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Marijuana Grow House - Oops....


robert1966
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I did a house last week that was abandant, the listing realtor said it had lots of junk left behind........He ment to saw, Man they took this 1800 SF house and coverted it to a grow house. The Houston police did not seem interested in checking it out though. There was enough pot left behind to get the entire forum high......I did not stick around any longer than I had too. Boy, they left behind power tools used in the grwoing process, personal information and several nice suits hanging in the closets.

They had place foil over the walls and ceilings and converted the HVAC ducts to vent the rooms, placed lights every where and even water mister systems from the shower heads and sinks.

What was really funny, they had a copy of Texas Hydro-Farming magazine put out by the state.....

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looks like stems to me, i would have to ask the listing broker if they honestly think the house was made ready for inspection and when they said YES!!! I would have said, Well, where are the papers. How can I inspect without papers.

papers from the health departments of course, indicating the house is safe to enter[:D][:D][:D]

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I reported it as a grow house, the term the HPD use. But they were not to concerned about it....They said they could not enter without permission from the owner of probable cause? Go figure.

I'd stop short of doing police work without proper training. I don't think I'm qualified to determine, or obligated to speculate whether or not the previous occupant held naked square dances on the third tuesday of the month. I'm there to report on the condition of the home, and only that. I'll leave that sensationalized self serving dangerous stuff for Jack Wagon's like Mike Holmes to puke out. But hey that's just me.

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I reported it as a grow house, the term the HPD use. But they were not to concerned about it....They said they could not enter without permission from the owner of probable cause? Go figure.

I'd stop short of doing police work without proper training. I don't think I'm qualified to determine, or obligated to speculate whether or not the previous occupant held naked square dances on the third tuesday of the month. I'm there to report on the condition of the home, and only that. I'll leave that sensationalized self serving dangerous stuff for Jack Wagon's like Mike Holmes to puke out. But hey that's just me.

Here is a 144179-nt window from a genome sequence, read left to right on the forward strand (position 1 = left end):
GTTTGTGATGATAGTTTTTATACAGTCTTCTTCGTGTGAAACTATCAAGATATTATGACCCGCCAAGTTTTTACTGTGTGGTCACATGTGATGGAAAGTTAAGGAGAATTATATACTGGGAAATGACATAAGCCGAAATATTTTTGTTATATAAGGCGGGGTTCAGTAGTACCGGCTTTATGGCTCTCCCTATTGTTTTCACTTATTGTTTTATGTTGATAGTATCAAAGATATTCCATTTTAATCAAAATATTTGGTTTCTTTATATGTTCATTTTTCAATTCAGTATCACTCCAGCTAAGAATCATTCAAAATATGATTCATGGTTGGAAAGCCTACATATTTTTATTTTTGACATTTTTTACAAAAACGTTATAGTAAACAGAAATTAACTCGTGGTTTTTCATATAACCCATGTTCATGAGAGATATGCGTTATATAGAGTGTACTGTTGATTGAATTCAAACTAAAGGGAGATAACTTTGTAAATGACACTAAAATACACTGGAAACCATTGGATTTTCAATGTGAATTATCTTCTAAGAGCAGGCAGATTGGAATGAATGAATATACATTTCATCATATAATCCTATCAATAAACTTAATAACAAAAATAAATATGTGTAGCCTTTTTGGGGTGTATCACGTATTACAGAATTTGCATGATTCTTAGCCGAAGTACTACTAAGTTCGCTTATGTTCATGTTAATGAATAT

Mike is a friend of mine. Please share with us why you think he's

a "Jack Wagon" (presuming you mean the same Mike Holmes on the

show "Holmes On Homes". that receives hundreds of thousands of

emails from homeowners ripped off by unscrupulous contractors who

do shoddy work).

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Hi Mr Todd,

You're a friend of his who just happened to stumble upon this?

Mr Todd, after thinking it through, I can see I'm clearly in err for ever suggesting your friend might be a "Jack wagon". The man is nothing less than a genius. He has two TV shows. He teamed up with a Canadian reporter and went after incompetent inspectors for not recognizing a grow OP. A grow OP he would have easily spotted at the age of eighteen. He then went on to tear a section of carpet and flooring up to expose an alteration to one of the structural members to make room for part of the grow op system. Brilliant!

Problem is, home inspectors don't tear up floors. Ever. So, If a guy is sitting home watching this and has nothing to go by other than what the righter of all that is wrong with contractors or home inspectors says, what's he going to believe? Does the guy on TV set the standards? Did the guy on TV mention anything about the difference between what he considers a grow OP, or junior using the attic and mom's tin foil to grow a few plants? Is the tin foil and hydroponic set up there for weed, or did grandma see it on the internet and have grandpa set it up to get a head start on this year's garden? Should home inspectors be responsible for what the previous occupant did in the home? Hell no! Is it irresponsible and "jack wagonish" for someone the public trusts to lay that responsibility on a home inspector and suggest to the public that this is a standard they should be held to?

There are tens of thousands of registered sex offenders in this country.

They move in and out of neighborhoods. Is that the next thing a home inspector should be trained to recognize and be held responsible to report?

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I reported it as a grow house, the term the HPD use. But they were not to concerned about it....They said they could not enter without permission from the owner of probable cause? Go figure.

I'd stop short of doing police work without proper training. I don't think I'm qualified to determine, or obligated to speculate whether or not the previous occupant held naked square dances on the third tuesday of the month. I'm there to report on the condition of the home, and only that. I'll leave that sensationalized self serving dangerous stuff for Jack Wagon's like Mike Holmes to puke out. But hey that's just me.
Mike is a friend of mine. Please share with us why you think he's

a "Jack Wagon" (presuming you mean the same Mike Holmes on the

show "Holmes On Homes". that receives hundreds of thousands of

emails from homeowners ripped off by unscrupulous contractors who

do shoddy work).

Your buddy won't receive any props here. The standards for this profession were outlined when he was still a kid. It's a tenate of this profession that inspections are non-invasive and inspectors are not permitted to cut into walls and are only permitted to disassemble certain components of a home to perform inspections. Yet, there is Mikey, week after week, going into a home where he's being allowed by the current homeowners to use extensive invasive techniques, opening up walls to find concealed things that no reasonably competent inspector would have been able to find; and then he broadly paints the entire inspection profession as a bunch of incompetents - except for his own inspectors, of course.